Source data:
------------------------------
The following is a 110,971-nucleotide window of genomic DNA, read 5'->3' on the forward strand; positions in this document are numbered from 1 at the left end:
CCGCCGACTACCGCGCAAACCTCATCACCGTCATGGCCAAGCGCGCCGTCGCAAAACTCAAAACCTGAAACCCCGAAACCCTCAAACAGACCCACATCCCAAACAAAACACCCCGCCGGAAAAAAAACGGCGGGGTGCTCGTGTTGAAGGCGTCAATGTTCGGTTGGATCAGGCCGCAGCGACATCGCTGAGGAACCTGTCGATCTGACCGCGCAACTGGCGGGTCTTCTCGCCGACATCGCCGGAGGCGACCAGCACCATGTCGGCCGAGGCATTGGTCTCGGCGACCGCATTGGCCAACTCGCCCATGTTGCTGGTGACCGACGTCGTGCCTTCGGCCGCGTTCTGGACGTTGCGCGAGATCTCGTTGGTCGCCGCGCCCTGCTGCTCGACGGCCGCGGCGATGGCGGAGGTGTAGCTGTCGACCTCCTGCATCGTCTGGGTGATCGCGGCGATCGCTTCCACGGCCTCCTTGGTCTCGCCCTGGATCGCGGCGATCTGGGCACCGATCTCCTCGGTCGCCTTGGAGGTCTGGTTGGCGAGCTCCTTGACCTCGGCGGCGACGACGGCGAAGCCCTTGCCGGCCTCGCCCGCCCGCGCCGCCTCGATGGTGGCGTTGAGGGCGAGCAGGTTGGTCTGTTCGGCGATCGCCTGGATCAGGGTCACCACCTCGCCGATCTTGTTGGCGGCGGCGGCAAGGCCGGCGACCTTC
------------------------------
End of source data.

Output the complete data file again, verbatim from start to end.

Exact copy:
The following is a 110,971-nucleotide window of genomic DNA, read 5'->3' on the forward strand; positions in this document are numbered from 1 at the left end:
CCGCCGACTACCGCGCAAACCTCATCACCGTCATGGCCAAGCGCGCCGTCGCAAAACTCAAAACCTGAAACCCCGAAACCCTCAAACAGACCCACATCCCAAACAAAACACCCCGCCGGAAAAAAAACGGCGGGGTGCTCGTGTTGAAGGCGTCAATGTTCGGTTGGATCAGGCCGCAGCGACATCGCTGAGGAACCTGTCGATCTGACCGCGCAACTGGCGGGTCTTCTCGCCGACATCGCCGGAGGCGACCAGCACCATGTCGGCCGAGGCATTGGTCTCGGCGACCGCATTGGCCAACTCGCCCATGTTGCTGGTGACCGACGTCGTGCCTTCGGCCGCGTTCTGGACGTTGCGCGAGATCTCGTTGGTCGCCGCGCCCTGCTGCTCGACGGCCGCGGCGATGGCGGAGGTGTAGCTGTCGACCTCCTGCATCGTCTGGGTGATCGCGGCGATCGCTTCCACGGCCTCCTTGGTCTCGCCCTGGATCGCGGCGATCTGGGCACCGATCTCCTCGGTCGCCTTGGAGGTCTGGTTGGCGAGCTCCTTGACCTCGGCGGCGACGACGGCGAAGCCCTTGCCGGCCTCGCCCGCCCGCGCCGCCTCGATGGTGGCGTTGAGGGCGAGCAGGTTGGTCTGTTCGGCGATCGCCTGGATCAGGGTCACCACCTCGCCGATCTTGTTGGCGGCGGCGGCAAGGCCGGCGACCTTC